Organic and Geographical Indication Certifications’ Contributions to Employment and Education
Hilal, Mohamed; Leedon, Guy; De Labarre, Matthieu; Antonioli, Federico; Boehm, Michael; Csillag, Peter; Donati, Michele; Drut, Marion; Ferrer-Perez, Hugo; Gauvrit, Lisa; Gil, Jose Maria; Gkatsikos, Alexandros; Golas, Marlena; Hoang, Viet; Steinnes, Kamilla Knutsen; Lilavanichakul, Apichaya; Malak-Rawlikowska, Agata; Mattas, Konstadinos; Napasintuwong, Orachos; Nguyen, An; Ristic, Bojan; Schaer, Burkhard; Tomic Maksan, Marina; Brecic, R; Török, Áron; Vittersø, Gunnar; Bellassen, Valentin
Journal article, Peer reviewed
MetadataShow full item record
Original versionHilal, Leedon, De Labarre M, Antonioli F, Boehm, Csillag P, Donati M, Drut M, Ferrer-Perez, Gauvrit L, Gil, Gkatsikos, Golas M, Hoang V, Steinnes KKS, Lilavanichakul A, Malak-Rawlikowska A, Mattas K, Napasintuwong O, Nguyen A, Ristic B, Schaer B, Tomic Maksan M, Brecic R, Török Á, Vittersø G, Bellassen V. Organic and Geographical Indication Certifications’ Contributions to Employment and Education. Journal of Agricultural & Food Industrial Organization. 2020 https://doi.org/10.1515/jafio-2019-0042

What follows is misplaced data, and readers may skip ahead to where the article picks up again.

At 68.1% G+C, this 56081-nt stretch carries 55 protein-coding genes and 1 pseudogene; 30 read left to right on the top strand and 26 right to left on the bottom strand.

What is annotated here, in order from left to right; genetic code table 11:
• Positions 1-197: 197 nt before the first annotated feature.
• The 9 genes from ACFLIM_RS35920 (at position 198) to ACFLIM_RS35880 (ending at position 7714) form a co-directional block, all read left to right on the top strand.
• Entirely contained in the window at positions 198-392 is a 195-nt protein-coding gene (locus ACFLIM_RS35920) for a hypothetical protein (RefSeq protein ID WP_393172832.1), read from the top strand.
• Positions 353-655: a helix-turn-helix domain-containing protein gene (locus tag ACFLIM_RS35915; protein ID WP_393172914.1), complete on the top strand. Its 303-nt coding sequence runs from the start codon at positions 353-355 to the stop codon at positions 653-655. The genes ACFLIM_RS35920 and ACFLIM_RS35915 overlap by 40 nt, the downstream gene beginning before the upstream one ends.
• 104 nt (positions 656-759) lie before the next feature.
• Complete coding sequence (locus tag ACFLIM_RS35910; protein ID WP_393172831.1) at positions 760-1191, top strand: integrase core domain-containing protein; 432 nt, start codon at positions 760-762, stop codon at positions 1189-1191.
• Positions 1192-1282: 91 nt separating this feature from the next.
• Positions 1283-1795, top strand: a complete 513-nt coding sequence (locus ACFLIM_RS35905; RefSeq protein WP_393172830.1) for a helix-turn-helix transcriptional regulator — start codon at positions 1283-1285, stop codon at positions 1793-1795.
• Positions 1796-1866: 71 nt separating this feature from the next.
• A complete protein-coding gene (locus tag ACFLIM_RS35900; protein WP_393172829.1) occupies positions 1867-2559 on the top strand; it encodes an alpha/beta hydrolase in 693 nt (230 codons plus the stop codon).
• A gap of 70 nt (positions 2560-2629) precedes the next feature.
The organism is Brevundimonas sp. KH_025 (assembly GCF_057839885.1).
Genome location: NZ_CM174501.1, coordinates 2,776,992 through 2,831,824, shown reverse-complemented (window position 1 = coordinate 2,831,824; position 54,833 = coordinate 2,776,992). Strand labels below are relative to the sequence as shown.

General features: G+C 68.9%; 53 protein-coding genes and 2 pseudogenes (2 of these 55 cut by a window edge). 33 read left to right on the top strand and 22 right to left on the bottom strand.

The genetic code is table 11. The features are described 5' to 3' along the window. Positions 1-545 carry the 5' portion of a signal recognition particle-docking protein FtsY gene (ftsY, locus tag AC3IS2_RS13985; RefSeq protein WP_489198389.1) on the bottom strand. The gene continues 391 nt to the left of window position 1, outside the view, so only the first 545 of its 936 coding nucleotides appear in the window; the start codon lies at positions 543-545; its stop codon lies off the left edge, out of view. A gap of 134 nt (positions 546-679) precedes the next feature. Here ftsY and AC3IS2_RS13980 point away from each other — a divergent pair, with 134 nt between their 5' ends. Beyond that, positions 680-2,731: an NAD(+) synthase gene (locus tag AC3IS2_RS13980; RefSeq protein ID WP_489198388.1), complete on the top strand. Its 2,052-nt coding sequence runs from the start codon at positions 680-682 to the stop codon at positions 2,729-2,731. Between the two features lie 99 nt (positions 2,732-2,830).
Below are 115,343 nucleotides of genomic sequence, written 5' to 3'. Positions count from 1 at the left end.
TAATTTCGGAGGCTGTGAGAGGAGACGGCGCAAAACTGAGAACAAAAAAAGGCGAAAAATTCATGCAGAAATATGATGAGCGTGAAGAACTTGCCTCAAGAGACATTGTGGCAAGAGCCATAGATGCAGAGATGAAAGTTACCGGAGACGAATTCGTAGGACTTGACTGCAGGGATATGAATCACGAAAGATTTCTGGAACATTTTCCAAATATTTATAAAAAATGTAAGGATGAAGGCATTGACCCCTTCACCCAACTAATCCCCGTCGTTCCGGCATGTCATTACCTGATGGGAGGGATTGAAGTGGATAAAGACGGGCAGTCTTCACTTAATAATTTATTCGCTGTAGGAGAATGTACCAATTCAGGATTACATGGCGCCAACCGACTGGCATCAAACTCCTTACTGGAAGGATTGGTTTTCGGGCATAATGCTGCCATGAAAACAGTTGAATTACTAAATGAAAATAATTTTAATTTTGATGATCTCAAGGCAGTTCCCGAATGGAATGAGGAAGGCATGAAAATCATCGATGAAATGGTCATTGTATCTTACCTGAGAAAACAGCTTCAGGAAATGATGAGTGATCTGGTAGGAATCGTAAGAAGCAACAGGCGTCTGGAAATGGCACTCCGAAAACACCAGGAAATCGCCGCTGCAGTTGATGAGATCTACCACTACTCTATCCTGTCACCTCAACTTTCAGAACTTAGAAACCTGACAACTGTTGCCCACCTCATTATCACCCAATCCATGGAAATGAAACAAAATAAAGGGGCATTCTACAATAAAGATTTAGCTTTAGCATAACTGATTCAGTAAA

In this paper, we test to what extent Food Quality Schemes (FQS, including Geographical Indications and organic products) contribute to the social and economic sustainability of farmers and regions through employment and education. Through employment, FQS may counter the urban migration trend affecting rural regions, and help retain economic and social capital in the local region. Indeed, as FQS are often small and specialised sectors, the economic inefficiency of such businesses may translated into greater employment and social sustainability. Separately, by requiring a higher-level of quality and hence skills, FQS may encourage greater local educational attainment or skilled immigration. To test these propositions, we analyse the employment and educational outcomes of 25 FQS. Our results show that the FQS products examined have a 13% higher labour usage (labour-to-production ratio) compared to reference products, indicating that they provide greater employment. Additionally, wage levels are 32% higher in FQS compared to references. Despite providing greater employment and higher wages, profitability of FQS (i.e. how much turnover/profit is generated per employee) is nevertheless 32% higher for FQS compared to reference products, due to the ability to attract higher product prices. Finally, there is no clear link between FQS and greater (or lower) education attainment in the supply chain. Overall, our results suggest that FQS can provide a strong contribution to local employment, employee income and business profits, strengthening the social and economic sustainability of producers and regions.